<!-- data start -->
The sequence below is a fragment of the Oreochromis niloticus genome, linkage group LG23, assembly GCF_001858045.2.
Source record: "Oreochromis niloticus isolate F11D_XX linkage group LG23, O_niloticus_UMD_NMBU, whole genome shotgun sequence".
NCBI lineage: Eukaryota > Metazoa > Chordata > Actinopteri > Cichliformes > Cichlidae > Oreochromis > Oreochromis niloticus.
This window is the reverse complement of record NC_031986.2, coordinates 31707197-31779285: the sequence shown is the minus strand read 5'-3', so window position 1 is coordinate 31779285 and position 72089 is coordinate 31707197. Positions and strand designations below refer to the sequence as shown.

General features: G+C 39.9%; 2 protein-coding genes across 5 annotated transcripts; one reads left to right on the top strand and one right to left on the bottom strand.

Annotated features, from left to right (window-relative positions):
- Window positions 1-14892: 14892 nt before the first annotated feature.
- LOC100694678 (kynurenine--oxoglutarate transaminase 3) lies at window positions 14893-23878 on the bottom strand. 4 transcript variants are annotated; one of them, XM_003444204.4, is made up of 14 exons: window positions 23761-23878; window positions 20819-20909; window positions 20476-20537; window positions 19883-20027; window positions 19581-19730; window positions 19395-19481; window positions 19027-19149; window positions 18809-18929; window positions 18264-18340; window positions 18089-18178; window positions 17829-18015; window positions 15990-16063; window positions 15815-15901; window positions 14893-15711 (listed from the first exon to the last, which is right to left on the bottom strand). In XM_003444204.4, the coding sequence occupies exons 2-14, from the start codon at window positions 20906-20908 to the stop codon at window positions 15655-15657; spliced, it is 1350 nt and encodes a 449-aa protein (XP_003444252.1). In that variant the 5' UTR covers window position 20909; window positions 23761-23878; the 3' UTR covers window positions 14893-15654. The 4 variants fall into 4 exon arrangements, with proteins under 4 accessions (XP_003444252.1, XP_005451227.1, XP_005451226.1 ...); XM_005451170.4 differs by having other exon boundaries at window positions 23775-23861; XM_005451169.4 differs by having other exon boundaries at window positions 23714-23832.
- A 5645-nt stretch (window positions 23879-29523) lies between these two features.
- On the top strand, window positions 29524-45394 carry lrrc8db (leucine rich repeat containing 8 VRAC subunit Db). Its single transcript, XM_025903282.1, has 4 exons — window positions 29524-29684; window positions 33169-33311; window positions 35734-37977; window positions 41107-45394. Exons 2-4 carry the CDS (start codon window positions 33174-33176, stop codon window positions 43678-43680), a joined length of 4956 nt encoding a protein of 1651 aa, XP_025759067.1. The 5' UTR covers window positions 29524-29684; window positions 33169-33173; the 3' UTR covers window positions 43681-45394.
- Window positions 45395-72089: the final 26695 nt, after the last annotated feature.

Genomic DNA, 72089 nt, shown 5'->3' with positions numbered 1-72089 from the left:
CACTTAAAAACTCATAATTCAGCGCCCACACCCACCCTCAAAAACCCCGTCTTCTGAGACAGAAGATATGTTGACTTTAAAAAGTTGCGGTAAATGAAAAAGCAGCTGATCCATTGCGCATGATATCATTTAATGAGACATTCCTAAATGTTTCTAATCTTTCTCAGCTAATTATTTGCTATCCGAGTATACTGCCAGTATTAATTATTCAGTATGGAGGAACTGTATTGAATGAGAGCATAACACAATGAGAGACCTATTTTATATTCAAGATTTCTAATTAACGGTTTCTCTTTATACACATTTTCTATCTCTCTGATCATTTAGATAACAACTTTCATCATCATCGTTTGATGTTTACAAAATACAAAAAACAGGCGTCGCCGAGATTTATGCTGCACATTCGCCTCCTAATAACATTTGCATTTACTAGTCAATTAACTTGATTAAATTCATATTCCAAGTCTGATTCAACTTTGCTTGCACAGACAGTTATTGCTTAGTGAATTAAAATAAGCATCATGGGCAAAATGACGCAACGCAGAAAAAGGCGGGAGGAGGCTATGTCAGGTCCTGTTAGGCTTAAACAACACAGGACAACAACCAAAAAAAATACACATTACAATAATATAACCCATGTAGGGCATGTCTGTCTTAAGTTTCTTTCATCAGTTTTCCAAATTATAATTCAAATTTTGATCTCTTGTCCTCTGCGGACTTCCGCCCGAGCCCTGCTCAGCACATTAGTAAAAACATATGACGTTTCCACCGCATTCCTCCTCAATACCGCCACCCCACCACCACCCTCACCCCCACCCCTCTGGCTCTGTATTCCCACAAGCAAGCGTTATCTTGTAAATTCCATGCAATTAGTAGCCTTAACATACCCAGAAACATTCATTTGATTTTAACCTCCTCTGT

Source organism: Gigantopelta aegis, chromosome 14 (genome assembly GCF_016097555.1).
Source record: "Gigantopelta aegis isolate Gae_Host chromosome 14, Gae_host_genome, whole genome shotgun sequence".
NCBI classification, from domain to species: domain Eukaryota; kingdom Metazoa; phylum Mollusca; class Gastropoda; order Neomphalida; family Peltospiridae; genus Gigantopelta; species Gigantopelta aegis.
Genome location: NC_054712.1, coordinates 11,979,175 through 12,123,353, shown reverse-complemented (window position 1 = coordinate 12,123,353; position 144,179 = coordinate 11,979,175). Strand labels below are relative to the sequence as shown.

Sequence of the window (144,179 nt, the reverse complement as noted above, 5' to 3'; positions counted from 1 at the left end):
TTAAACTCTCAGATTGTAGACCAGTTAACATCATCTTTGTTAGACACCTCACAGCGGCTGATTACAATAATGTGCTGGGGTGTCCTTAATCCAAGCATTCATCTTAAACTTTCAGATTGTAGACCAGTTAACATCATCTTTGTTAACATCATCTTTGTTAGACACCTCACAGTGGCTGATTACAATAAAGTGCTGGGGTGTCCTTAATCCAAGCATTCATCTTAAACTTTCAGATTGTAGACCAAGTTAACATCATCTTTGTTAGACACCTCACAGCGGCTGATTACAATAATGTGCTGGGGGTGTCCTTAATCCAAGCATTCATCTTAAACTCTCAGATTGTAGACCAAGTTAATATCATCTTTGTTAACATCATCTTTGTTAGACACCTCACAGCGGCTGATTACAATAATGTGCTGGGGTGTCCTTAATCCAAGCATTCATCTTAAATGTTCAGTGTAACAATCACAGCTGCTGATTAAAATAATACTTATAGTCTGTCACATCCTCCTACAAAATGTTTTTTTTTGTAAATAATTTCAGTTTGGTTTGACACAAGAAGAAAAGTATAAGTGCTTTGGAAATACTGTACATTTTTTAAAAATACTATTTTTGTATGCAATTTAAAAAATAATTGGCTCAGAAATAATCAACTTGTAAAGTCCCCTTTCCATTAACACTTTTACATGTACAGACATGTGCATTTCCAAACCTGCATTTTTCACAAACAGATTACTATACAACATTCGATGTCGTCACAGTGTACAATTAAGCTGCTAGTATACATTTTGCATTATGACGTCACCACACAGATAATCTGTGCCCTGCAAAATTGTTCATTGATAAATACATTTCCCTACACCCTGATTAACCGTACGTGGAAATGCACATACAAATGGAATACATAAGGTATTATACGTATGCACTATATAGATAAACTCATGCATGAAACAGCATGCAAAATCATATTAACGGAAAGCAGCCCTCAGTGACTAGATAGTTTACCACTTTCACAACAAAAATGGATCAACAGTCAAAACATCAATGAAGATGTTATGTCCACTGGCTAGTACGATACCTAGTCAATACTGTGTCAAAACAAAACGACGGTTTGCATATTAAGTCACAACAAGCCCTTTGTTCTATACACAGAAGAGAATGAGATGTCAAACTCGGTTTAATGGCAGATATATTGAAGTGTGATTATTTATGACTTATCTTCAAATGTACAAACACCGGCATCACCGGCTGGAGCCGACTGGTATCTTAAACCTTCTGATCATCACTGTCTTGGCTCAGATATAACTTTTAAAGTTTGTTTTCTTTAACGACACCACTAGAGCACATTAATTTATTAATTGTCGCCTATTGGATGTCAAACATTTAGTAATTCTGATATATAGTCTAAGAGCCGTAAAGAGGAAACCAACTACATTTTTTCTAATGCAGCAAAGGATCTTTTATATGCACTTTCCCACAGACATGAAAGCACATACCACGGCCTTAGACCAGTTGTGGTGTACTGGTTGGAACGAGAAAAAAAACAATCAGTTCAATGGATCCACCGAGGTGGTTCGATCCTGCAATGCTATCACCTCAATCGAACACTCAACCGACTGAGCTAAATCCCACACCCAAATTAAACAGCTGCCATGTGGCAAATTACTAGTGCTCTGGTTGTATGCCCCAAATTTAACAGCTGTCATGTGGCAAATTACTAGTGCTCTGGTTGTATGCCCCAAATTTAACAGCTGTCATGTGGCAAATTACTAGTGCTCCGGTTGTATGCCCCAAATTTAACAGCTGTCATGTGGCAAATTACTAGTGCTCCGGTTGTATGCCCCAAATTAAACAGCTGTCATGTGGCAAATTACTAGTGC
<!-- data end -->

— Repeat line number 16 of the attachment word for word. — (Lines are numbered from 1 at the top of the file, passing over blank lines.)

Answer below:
NCBI classification, from domain to species: domain Eukaryota; kingdom Metazoa; phylum Mollusca; class Gastropoda; order Neomphalida; family Peltospiridae; genus Gigantopelta; species Gigantopelta aegis.